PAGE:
This one his half way there: the Publix grocery list maker It integrates the shopping list an online recipe database with a map of the grocery story. Unfortunately the publix website is *slow* and clunky.

Finding the Answer: Researching Tech Questions

1) Library. County libraries often are 10 years out of date. Depends on when the last bond referendum passed and what the head librarian thinks about the relative value of tech books versus everything else.

2) Bookstore. Expensive habit. At $40 a pop tech books are not a poor mans hobby. Plus, for many technologies, it is not clear if they will be worth the time or money.

3) Internet. Takes a long time to search, lots of dead ends, opportunities for distraction.

4) Experts-Exchange. Subscription Fee, but often has remarkably good answers.

5) Subject specific forum, usenet, etc. Quality varies wildly. Some questions go unanswered for long peroids of time.

6) Friends and coworkers. Skillsets are likely to be complementary, so if you are the DBA, you won’t get a lot of database advice from the expert in message queues. Instant feedback.

7) Webcasts. Tedious and boring but they do a good job of squishing a lot of technical data into your brain.

8) Safari. Digital books store. Costs money, but addresses some of the problems with tech books from physical libraries.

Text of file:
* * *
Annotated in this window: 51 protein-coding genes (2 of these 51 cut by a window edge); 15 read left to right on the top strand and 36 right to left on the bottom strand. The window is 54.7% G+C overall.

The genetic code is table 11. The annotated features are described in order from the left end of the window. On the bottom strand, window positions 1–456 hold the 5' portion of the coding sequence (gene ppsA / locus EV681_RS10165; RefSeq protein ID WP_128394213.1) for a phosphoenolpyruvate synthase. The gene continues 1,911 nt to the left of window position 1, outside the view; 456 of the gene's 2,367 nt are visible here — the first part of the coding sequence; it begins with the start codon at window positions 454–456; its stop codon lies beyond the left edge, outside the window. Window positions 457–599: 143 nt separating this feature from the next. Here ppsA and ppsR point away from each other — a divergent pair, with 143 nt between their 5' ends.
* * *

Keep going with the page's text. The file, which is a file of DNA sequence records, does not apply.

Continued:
9) Knowledge Bases, FAQs. Microsoft has a fantastic one. At the low end, you have FAQ pages, and the high end you have massive databases with RSS feeds for subscription.

The SQL 2000 Post System Crash DBCC Script

Here is the human script.  Now I just need to write some code to check for each condition and to capture the output.

1. Check for sufficient tempdb drive space: DBCC CHECKDB WITH ESTIMATEONLY
2. If server crash was hardware related and you are in business hours: DBCC CHECKDB WITH PHYSICAL_ONLY
(run a full check some other time)

3. If server crash could have been more than just hardware related and you are not in business hours: DBCC CHECKDB WITH NO_INFOMSGS
(no news is good news)

4. If server is slow or database is huge and you are in business hours: DBCC CHECKDB WITH NOINDEX
(run a full check some other time)
5. If server is slow or database is huge and you don’t care if you users have to wait while you run DBCC: DBCC CHECKDB WITH TABLOCK

Loop through all databases.

* By business hours I mean, the server is being used or otherwise under load.

6. If errors found, start googling.